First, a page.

The Ugly Renaissance: Sex, Greed, Violence and Depravity in an Age of Beauty
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The Ugly Renaissance is a delightfully debauched tour of the sordid, gritty reality behind some of the most celebrated artworks and cultural innovations of all time.
Tourists today flock to Italy by the millions to admire the stunning achievements of the Renaissance—paintings, statues, and buildings that are the legacy of one of the greatest periods of cultural rebirth and artistic beauty the world has ever seen. But beneath the elegant surface lurked a seamy, vicious world of power politics, perversity, and corruption. In this meticulously researched and lively portrait, Renaissance scholar Alexander Lee illuminates the dark and titillating contradictions that existed alongside the enlightened spirit of the time: the scheming bankers, greedy politicians, bloody rivalries, murderous artists, religious conflicts, rampant disease, and indulgent excess without which many of the most beautiful monuments of the Renaissance would never have come into being.
dramatic impact on the balance of power in Italy. As a matter of course, the pope was a major player in international politics, and his influence overshadowed the calculations of every other state. Any alliances into which he entered or any campaigns he undertook could threaten the stability of communes, kingdoms, and signorie throughout the peninsula. But the pope could also have a serious effect on the internal politics of individual states by directly interfering in the fortunes of individual
passersby nosed their way in for a peek. On top of this, there were the inescapable dinners with Lodovico and his brothers, family matters to attend to, or servants with whom to talk. Michelangelo’s workshop in the period 1501–4 provides a snapshot of the daily life of the Renaissance artist in the raw. It’s a dimension of artistic production that is perhaps easy to forget when familiar conceptions of the “Renaissance” are called to mind. When we plunge into this social whirl, the worries and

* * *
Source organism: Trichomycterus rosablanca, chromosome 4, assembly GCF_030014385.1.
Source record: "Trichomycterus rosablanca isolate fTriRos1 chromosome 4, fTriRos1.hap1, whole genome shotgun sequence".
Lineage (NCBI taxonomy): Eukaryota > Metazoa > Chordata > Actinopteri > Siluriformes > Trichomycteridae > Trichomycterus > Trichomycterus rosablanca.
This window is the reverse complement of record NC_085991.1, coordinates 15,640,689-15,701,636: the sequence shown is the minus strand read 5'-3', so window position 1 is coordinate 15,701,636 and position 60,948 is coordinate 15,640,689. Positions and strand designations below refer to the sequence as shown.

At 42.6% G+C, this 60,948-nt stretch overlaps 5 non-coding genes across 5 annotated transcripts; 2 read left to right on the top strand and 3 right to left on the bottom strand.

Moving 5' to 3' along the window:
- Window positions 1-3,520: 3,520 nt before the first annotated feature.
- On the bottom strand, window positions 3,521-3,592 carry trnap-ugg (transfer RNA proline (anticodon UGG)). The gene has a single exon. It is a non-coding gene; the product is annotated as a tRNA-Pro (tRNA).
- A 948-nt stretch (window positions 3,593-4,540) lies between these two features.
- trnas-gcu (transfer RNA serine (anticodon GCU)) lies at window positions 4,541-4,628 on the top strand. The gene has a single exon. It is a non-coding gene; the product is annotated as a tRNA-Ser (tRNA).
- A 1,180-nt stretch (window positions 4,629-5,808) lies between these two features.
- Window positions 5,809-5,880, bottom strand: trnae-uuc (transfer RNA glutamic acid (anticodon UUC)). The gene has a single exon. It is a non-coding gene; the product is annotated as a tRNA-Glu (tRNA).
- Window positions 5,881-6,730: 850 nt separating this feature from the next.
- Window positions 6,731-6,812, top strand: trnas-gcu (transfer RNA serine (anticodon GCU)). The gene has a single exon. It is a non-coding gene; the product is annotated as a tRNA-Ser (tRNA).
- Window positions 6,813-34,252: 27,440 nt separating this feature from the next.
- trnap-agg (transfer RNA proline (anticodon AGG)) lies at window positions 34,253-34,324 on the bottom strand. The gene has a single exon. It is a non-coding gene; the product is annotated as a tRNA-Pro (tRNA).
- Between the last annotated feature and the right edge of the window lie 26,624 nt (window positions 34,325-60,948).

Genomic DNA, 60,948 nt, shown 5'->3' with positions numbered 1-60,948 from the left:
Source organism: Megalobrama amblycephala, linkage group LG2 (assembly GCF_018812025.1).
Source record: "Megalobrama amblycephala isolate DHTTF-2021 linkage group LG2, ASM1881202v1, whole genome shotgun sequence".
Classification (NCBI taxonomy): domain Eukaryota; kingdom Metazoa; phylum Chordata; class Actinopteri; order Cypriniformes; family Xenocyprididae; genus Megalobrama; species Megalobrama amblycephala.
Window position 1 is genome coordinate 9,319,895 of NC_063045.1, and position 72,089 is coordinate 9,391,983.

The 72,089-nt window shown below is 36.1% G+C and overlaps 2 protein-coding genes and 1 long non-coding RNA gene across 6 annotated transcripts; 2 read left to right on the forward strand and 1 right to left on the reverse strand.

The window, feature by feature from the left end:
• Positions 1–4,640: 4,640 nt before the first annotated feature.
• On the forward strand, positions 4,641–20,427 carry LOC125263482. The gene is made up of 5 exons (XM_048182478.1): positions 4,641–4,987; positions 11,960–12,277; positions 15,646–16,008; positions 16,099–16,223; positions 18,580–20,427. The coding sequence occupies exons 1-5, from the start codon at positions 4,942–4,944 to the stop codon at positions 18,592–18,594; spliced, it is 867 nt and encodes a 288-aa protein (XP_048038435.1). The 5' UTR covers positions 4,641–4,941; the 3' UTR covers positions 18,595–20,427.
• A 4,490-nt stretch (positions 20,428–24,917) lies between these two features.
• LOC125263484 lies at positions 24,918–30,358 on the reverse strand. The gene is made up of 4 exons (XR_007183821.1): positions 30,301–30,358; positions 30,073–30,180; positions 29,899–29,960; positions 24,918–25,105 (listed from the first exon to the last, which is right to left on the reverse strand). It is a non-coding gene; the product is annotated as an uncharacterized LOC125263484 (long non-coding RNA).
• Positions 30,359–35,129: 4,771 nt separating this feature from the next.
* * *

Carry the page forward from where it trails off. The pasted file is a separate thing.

many found themselves hitched to much older men. At the average Florentine wedding, the groom could be expected to be twelve years older than his bride. If anything, a woman’s legal status actually deteriorated after marriage. Like those of virtually every other city in Italy, Florence’s municipal statutes deprived a married woman of the right to enter into contract, to spend her own income, to sell or give away property, to draw up a will, or even to choose a burial place without her husband’s
odds and ends could be a chore when you had to carry around bundles of heavy coins and argue with the stallholder about the value of the strange collection of foreign coins you had in your purse. High-value business across larger distances could be even more complicated. Obliged to carry cumbersome chests of coins or stacks of bullion on long journeys, a tradesman ran the risk not only of being robbed en route but also of being slowed down by the sheer weight of the money he was carrying. Even if
SHADOW WHAT SORT OF city did Michelangelo encounter before his fateful fight on that summer’s day in 1491? Although the documentary evidence for this early part of his life is comparatively sketchy, his day would certainly have started at Bertoldo di Giovanni’s school in the gardens of the Piazza San Marco. Arriving there in the early morning, Michelangelo would have found it already buzzing with activity. Among the rich collection of ancient statues and the higgledy-piggledy blocks of